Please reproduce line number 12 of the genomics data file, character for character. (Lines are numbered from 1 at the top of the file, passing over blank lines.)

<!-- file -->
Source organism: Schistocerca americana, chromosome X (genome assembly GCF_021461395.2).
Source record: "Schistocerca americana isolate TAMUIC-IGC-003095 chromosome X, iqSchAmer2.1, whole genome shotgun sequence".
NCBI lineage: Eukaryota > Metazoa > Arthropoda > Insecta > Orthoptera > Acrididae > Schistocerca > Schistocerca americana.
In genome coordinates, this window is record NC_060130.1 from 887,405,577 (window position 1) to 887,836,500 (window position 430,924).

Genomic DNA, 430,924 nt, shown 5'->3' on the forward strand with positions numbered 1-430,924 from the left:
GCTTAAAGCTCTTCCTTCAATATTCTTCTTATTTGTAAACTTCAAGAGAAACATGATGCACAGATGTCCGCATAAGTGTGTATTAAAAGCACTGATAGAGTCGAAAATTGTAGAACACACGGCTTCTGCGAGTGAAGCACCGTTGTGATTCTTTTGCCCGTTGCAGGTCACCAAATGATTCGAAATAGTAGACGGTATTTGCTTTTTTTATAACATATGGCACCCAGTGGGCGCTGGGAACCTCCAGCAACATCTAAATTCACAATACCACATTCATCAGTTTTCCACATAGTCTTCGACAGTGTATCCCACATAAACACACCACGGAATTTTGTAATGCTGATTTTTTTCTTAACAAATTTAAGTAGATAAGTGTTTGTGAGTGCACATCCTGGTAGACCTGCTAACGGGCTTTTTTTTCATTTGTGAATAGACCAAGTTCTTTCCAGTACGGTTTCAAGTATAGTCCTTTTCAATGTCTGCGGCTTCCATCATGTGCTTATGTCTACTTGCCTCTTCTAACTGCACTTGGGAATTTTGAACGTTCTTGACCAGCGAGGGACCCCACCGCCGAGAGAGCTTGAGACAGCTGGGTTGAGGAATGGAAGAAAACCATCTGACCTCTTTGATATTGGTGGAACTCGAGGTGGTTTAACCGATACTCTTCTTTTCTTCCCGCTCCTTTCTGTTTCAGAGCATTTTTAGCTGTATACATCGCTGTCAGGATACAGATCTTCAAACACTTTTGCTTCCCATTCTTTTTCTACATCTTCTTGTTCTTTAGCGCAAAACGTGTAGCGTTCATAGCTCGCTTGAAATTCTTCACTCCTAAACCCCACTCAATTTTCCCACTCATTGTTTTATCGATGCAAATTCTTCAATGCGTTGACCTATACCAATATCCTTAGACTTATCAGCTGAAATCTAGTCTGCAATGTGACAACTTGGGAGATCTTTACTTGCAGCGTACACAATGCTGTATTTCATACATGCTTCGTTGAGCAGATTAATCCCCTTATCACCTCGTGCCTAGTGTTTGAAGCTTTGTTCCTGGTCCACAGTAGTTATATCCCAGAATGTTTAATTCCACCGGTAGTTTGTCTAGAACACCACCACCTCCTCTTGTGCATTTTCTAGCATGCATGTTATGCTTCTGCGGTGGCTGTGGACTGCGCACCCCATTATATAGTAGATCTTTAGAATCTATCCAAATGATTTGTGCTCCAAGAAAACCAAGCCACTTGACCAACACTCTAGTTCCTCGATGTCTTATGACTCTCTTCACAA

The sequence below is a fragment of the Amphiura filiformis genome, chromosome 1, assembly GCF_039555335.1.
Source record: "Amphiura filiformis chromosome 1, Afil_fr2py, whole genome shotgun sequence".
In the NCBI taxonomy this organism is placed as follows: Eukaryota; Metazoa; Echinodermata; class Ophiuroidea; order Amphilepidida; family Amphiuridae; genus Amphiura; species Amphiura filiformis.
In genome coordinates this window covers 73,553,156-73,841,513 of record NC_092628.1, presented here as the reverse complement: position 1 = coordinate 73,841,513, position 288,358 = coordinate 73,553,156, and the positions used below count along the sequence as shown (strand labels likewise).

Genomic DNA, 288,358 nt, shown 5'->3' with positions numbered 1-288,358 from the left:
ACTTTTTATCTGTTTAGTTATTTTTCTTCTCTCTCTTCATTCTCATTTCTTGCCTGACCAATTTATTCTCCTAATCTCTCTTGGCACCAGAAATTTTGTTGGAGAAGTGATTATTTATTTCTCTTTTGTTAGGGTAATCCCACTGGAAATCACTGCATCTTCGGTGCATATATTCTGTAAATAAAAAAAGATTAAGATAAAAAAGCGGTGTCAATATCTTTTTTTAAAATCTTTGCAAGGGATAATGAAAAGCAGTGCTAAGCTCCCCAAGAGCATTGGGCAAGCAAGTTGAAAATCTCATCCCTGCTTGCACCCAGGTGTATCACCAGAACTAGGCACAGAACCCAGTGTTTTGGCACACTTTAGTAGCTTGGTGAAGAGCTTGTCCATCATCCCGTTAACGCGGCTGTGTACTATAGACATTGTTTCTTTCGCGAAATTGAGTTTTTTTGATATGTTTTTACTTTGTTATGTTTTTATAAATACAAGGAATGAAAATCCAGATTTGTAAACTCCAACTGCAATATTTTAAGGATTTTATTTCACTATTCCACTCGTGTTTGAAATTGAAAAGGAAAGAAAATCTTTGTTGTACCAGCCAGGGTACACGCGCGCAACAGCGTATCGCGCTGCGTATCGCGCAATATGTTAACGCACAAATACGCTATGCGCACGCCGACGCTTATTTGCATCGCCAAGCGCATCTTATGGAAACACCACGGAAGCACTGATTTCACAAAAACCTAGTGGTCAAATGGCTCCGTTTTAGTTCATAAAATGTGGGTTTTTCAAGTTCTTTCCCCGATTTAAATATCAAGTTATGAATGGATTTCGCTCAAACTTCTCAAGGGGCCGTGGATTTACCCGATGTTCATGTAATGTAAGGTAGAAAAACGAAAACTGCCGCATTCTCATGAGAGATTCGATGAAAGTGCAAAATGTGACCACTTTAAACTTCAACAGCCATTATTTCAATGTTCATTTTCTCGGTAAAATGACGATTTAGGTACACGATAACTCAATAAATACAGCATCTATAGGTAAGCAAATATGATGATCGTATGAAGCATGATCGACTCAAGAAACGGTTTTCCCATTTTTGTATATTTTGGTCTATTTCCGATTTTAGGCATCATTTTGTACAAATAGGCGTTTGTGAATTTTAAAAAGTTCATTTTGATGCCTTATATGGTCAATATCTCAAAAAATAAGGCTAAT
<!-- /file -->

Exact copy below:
ACTTTTTATCTGTTTAGTTATTTTTCTTCTCTCTCTTCATTCTCATTTCTTGCCTGACCAATTTATTCTCCTAATCTCTCTTGGCACCAGAAATTTTGTTGGAGAAGTGATTATTTATTTCTCTTTTGTTAGGGTAATCCCACTGGAAATCACTGCATCTTCGGTGCATATATTCTGTAAATAAAAAAAGATTAAGATAAAAAAGCGGTGTCAATATCTTTTTTTAAAATCTTTGCAAGGGATAATGAAAAGCAGTGCTAAGCTCCCCAAGAGCATTGGGCAAGCAAGTTGAAAATCTCATCCCTGCTTGCACCCAGGTGTATCACCAGAACTAGGCACAGAACCCAGTGTTTTGGCACACTTTAGTAGCTTGGTGAAGAGCTTGTCCATCATCCCGTTAACGCGGCTGTGTACTATAGACATTGTTTCTTTCGCGAAATTGAGTTTTTTTGATATGTTTTTACTTTGTTATGTTTTTATAAATACAAGGAATGAAAATCCAGATTTGTAAACTCCAACTGCAATATTTTAAGGATTTTATTTCACTATTCCACTCGTGTTTGAAATTGAAAAGGAAAGAAAATCTTTGTTGTACCAGCCAGGGTACACGCGCGCAACAGCGTATCGCGCTGCGTATCGCGCAATATGTTAACGCACAAATACGCTATGCGCACGCCGACGCTTATTTGCATCGCCAAGCGCATCTTATGGAAACACCACGGAAGCACTGATTTCACAAAAACCTAGTGGTCAAATGGCTCCGTTTTAGTTCATAAAATGTGGGTTTTTCAAGTTCTTTCCCCGATTTAAATATCAAGTTATGAATGGATTTCGCTCAAACTTCTCAAGGGGCCGTGGATTTACCCGATGTTCATGTAATGTAAGGTAGAAAAACGAAAACTGCCGCATTCTCATGAGAGATTCGATGAAAGTGCAAAATGTGACCACTTTAAACTTCAACAGCCATTATTTCAATGTTCATTTTCTCGGTAAAATGACGATTTAGGTACACGATAACTCAATAAATACAGCATCTATAGGTAAGCAAATATGATGATCGTATGAAGCATGATCGACTCAAGAAACGGTTTTCCCATTTTTGTATATTTTGGTCTATTTCCGATTTTAGGCATCATTTTGTACAAATAGGCGTTTGTGAATTTTAAAAAGTTCATTTTGATGCCTTATATGGTCAATATCTCAAAAAATAAGGCTAAT